Amsterdam is the largest city and the capital of The Netherlands. It has an urban population of over one million and a metropolitan population of over two million.
Amsterdam is known as “Venice of the North” because of its historic canals that criss-cross the city, its impressive architecture and more than 1,500 bridges.
There is something for every traveller’s taste here, whether you prefer culture and history, serious partying, or just the relaxing charm of an old European city.
The Netherlands is a world leader in terms of liberal policies towards and public acceptance of the LGBT community. Homosexuality was decriminalised in 1811. The first openly gay bar opened in 1927 in Amsterdam.
One of the world’s first gay rights’ organisations, the COC, was founded here in 1946. In 1993, an Equal Rights Law outlawed discrimination on the basis of sexual orientation in areas such as housing and public services.
As early as the mid ’80s, a group of gay rights activists asked the government to allow same-sex couples to marry. The law was changed on 1 April 2001 and The Netherlands became the first country in the world to legalise same-sex marriage.
Dutch law requires either partner must have Dutch nationality or reside in the Netherlands. The marriageable age is 18, or below 18 with parental consent. The law is only valid in the European territory of the Netherlands and does not apply to the other constituent countries of the Kingdom of the Netherlands.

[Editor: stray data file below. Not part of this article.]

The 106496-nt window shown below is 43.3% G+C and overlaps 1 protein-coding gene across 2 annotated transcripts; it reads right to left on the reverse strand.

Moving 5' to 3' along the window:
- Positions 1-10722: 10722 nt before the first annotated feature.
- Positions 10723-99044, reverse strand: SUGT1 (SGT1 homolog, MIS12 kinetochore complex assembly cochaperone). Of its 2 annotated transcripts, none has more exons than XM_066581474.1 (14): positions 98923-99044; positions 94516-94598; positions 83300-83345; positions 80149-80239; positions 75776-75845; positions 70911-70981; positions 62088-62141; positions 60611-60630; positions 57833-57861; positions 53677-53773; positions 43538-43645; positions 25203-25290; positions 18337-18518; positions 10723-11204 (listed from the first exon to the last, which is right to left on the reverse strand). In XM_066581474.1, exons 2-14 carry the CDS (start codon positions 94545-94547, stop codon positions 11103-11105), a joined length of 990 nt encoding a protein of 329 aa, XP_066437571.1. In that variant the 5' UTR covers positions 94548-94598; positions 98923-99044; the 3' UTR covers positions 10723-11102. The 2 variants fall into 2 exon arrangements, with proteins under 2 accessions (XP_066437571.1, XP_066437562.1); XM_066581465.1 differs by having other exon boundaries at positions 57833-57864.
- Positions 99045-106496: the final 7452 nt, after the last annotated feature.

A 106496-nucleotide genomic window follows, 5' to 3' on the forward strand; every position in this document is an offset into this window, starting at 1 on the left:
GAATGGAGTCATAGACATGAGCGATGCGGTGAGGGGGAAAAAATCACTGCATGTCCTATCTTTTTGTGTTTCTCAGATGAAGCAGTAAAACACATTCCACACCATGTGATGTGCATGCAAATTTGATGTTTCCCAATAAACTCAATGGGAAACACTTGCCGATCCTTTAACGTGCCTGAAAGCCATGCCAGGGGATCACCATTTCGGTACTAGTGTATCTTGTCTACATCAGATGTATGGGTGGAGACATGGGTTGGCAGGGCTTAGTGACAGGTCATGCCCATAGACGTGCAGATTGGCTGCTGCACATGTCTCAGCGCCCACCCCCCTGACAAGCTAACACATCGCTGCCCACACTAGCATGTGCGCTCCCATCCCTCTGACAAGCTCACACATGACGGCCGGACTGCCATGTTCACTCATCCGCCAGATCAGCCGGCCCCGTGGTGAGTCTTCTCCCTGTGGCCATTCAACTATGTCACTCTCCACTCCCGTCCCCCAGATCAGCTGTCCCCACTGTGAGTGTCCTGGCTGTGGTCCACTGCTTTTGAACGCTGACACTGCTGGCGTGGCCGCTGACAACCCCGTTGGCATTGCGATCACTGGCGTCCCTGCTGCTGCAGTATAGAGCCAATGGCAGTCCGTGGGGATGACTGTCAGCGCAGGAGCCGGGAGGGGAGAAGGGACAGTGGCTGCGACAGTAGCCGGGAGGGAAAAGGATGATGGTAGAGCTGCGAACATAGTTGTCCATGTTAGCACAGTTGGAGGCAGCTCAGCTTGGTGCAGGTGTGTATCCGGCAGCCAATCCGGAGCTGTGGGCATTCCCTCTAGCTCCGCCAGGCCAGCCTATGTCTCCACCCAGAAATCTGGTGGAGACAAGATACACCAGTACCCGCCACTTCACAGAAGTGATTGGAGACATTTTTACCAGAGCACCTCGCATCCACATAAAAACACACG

EuroPride – Amsterdam 2016
Considered the gay capital of Europe and the birthplace of gay rights, Amsterdam is obviously one of the top destinations for gay tourism.
There is a strong LGBT community, and numerous gay-owned or gay-friendly hotels, nightclubs and cafés. Nowhere else in the world will you find so many gay attractions per square meter as in the city centre of Amsterdam.
There are several major gay areas. Reguliersdwarsstraat is rather mainstream and particularly popular at weekends. Nearby, the area around Amstel street with its many gay bars in traditional Dutch fashion offer style and vibe. Kerkstraat is home to a few gay hotels and some gay venues, and finally there is the Warmoesstraat with infamous gay cruise clubs and fetish shops.